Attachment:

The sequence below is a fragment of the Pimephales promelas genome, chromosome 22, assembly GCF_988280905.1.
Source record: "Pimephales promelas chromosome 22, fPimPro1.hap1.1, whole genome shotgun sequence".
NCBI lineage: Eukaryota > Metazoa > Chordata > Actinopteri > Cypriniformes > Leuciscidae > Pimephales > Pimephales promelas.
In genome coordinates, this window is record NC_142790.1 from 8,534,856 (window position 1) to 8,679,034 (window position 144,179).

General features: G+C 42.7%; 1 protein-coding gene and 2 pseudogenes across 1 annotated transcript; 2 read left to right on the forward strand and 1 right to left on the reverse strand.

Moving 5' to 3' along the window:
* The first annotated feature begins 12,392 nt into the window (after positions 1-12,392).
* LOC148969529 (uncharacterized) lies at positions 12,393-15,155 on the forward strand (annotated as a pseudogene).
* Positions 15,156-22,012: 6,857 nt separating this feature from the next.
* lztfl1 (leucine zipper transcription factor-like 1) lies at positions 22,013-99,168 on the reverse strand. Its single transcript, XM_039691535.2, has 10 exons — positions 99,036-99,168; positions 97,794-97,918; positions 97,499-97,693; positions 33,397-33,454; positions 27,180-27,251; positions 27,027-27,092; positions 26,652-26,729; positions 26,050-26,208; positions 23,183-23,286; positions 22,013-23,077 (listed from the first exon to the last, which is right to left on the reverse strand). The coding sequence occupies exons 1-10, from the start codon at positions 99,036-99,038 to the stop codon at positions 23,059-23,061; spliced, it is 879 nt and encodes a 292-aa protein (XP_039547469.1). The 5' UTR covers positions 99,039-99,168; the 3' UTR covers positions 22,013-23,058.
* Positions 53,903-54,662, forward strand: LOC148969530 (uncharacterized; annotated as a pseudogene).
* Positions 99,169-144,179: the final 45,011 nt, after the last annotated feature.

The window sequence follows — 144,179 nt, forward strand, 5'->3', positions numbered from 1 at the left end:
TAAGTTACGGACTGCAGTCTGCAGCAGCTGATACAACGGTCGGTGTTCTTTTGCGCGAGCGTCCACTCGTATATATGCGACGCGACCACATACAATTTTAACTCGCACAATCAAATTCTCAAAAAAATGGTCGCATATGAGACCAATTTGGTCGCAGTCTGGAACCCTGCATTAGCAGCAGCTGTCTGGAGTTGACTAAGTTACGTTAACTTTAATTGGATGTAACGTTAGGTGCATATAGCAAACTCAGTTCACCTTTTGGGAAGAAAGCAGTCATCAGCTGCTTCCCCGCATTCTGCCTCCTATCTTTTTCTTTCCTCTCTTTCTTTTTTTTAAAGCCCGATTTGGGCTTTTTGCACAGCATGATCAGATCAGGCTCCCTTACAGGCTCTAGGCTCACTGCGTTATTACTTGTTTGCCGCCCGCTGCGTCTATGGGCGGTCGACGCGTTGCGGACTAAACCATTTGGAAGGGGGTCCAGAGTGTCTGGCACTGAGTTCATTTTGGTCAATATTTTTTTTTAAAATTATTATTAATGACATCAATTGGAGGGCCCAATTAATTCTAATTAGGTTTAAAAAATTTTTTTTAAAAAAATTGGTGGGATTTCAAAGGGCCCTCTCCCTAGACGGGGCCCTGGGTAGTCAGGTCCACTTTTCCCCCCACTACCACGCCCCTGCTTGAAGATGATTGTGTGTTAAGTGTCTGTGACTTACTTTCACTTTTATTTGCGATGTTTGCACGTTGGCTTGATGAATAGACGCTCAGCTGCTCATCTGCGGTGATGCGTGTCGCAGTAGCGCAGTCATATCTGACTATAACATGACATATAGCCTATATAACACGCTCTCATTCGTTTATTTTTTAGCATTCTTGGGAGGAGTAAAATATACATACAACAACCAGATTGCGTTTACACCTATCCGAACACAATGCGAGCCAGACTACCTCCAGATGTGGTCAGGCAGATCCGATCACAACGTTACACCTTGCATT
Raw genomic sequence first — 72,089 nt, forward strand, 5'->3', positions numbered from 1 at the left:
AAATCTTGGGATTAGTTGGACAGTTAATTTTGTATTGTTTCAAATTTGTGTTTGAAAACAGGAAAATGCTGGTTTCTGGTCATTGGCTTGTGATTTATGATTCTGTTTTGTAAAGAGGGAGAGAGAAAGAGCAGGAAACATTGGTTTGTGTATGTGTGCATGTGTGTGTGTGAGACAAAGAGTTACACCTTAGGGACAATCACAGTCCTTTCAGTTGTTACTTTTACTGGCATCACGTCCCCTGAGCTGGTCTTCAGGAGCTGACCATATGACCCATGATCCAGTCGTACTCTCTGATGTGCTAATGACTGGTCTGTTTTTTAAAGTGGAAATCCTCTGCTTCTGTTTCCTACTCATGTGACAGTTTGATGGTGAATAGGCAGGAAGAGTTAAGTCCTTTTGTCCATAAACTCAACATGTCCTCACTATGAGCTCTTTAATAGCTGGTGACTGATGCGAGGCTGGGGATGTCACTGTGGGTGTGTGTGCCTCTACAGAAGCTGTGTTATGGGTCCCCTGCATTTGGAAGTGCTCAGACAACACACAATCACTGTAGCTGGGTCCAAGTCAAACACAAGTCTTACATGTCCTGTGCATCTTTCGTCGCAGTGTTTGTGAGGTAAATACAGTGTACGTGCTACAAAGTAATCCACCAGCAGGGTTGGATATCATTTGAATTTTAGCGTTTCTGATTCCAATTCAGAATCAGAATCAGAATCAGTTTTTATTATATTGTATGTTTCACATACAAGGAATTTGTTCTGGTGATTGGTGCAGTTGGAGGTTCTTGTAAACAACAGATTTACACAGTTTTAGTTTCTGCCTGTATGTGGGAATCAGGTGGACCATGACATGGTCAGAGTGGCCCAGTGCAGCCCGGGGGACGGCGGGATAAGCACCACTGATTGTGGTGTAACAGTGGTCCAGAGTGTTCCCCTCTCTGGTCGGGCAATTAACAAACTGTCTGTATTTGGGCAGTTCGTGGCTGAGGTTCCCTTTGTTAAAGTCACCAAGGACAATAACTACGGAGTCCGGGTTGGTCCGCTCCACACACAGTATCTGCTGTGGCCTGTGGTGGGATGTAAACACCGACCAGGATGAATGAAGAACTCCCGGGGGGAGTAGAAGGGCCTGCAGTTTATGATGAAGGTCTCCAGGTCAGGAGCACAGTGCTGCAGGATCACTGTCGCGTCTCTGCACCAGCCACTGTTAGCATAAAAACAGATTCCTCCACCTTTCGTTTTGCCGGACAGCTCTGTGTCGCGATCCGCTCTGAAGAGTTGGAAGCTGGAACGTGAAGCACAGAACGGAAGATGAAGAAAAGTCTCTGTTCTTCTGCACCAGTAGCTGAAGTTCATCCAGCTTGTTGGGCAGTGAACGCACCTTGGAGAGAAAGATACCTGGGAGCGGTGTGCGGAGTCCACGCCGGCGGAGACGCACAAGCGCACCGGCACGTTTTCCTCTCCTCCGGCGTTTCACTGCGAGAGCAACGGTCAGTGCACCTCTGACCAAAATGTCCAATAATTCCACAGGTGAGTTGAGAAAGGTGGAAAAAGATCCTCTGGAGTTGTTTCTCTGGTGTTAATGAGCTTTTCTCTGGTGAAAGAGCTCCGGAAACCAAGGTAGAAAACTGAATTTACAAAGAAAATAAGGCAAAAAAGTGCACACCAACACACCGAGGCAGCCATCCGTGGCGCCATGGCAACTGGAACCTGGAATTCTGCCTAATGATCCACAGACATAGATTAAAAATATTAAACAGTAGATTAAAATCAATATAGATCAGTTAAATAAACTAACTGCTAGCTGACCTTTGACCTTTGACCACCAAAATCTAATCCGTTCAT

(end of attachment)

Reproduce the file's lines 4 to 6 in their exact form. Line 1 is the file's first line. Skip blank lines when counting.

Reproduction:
In genome coordinates, this window is record NC_142790.1 from 8,534,856 (window position 1) to 8,679,034 (window position 144,179).

General features: G+C 42.7%; 1 protein-coding gene and 2 pseudogenes across 1 annotated transcript; 2 read left to right on the forward strand and 1 right to left on the reverse strand.

Moving 5' to 3' along the window: